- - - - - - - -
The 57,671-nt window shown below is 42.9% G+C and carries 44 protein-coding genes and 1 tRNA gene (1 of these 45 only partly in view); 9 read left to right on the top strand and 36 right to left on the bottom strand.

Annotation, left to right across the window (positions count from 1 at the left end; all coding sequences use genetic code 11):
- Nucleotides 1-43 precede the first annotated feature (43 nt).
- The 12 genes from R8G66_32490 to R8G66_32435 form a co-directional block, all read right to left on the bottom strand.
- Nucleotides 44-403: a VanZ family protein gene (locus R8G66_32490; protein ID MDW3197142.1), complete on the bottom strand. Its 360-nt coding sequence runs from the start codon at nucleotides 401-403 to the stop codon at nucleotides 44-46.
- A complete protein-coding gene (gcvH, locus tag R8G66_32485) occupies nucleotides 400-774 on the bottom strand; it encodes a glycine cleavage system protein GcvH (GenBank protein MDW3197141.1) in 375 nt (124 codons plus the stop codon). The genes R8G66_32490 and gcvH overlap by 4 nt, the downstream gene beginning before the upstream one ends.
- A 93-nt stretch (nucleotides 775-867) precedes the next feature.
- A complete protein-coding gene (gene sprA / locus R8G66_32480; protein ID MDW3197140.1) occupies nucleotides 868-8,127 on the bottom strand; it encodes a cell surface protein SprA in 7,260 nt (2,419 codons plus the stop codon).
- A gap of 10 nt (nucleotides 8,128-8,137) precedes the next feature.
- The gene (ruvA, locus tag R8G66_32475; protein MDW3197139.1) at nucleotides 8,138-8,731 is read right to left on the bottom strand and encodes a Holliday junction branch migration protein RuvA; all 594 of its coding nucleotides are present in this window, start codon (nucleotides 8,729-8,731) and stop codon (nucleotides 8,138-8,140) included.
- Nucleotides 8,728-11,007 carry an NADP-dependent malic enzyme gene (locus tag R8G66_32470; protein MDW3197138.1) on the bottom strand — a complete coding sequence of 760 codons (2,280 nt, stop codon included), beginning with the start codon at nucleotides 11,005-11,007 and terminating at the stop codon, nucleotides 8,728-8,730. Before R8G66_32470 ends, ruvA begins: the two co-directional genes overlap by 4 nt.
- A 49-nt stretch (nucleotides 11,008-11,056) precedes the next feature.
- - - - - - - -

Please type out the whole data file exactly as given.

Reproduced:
The 57,671-nt window shown below is 42.9% G+C and carries 44 protein-coding genes and 1 tRNA gene (1 of these 45 only partly in view); 9 read left to right on the top strand and 36 right to left on the bottom strand.

Annotation, left to right across the window (positions count from 1 at the left end; all coding sequences use genetic code 11):
- Nucleotides 1-43 precede the first annotated feature (43 nt).
- The 12 genes from R8G66_32490 to R8G66_32435 form a co-directional block, all read right to left on the bottom strand.
- Nucleotides 44-403: a VanZ family protein gene (locus R8G66_32490; protein ID MDW3197142.1), complete on the bottom strand. Its 360-nt coding sequence runs from the start codon at nucleotides 401-403 to the stop codon at nucleotides 44-46.
- A complete protein-coding gene (gcvH, locus tag R8G66_32485) occupies nucleotides 400-774 on the bottom strand; it encodes a glycine cleavage system protein GcvH (GenBank protein MDW3197141.1) in 375 nt (124 codons plus the stop codon). The genes R8G66_32490 and gcvH overlap by 4 nt, the downstream gene beginning before the upstream one ends.
- A 93-nt stretch (nucleotides 775-867) precedes the next feature.
- A complete protein-coding gene (gene sprA / locus R8G66_32480; protein ID MDW3197140.1) occupies nucleotides 868-8,127 on the bottom strand; it encodes a cell surface protein SprA in 7,260 nt (2,419 codons plus the stop codon).
- A gap of 10 nt (nucleotides 8,128-8,137) precedes the next feature.
- The gene (ruvA, locus tag R8G66_32475; protein MDW3197139.1) at nucleotides 8,138-8,731 is read right to left on the bottom strand and encodes a Holliday junction branch migration protein RuvA; all 594 of its coding nucleotides are present in this window, start codon (nucleotides 8,729-8,731) and stop codon (nucleotides 8,138-8,140) included.
- Nucleotides 8,728-11,007 carry an NADP-dependent malic enzyme gene (locus tag R8G66_32470; protein MDW3197138.1) on the bottom strand — a complete coding sequence of 760 codons (2,280 nt, stop codon included), beginning with the start codon at nucleotides 11,005-11,007 and terminating at the stop codon, nucleotides 8,728-8,730. Before R8G66_32470 ends, ruvA begins: the two co-directional genes overlap by 4 nt.
- A 49-nt stretch (nucleotides 11,008-11,056) precedes the next feature.